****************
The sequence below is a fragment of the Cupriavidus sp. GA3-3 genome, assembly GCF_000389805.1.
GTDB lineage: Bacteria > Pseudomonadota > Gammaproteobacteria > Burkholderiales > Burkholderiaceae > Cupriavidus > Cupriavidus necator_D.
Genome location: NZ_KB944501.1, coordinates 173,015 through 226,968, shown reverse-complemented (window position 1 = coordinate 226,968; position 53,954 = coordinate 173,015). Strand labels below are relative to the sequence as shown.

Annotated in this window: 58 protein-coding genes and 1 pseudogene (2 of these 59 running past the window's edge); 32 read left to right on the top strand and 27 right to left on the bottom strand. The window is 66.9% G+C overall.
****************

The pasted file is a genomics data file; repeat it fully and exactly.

The sequence below is a fragment of the Cupriavidus sp. GA3-3 genome, assembly GCF_000389805.1.
GTDB lineage: Bacteria > Pseudomonadota > Gammaproteobacteria > Burkholderiales > Burkholderiaceae > Cupriavidus > Cupriavidus necator_D.
Genome location: NZ_KB944501.1, coordinates 173,015 through 226,968, shown reverse-complemented (window position 1 = coordinate 226,968; position 53,954 = coordinate 173,015). Strand labels below are relative to the sequence as shown.

Annotated in this window: 58 protein-coding genes and 1 pseudogene (2 of these 59 running past the window's edge); 32 read left to right on the top strand and 27 right to left on the bottom strand. The window is 66.9% G+C overall.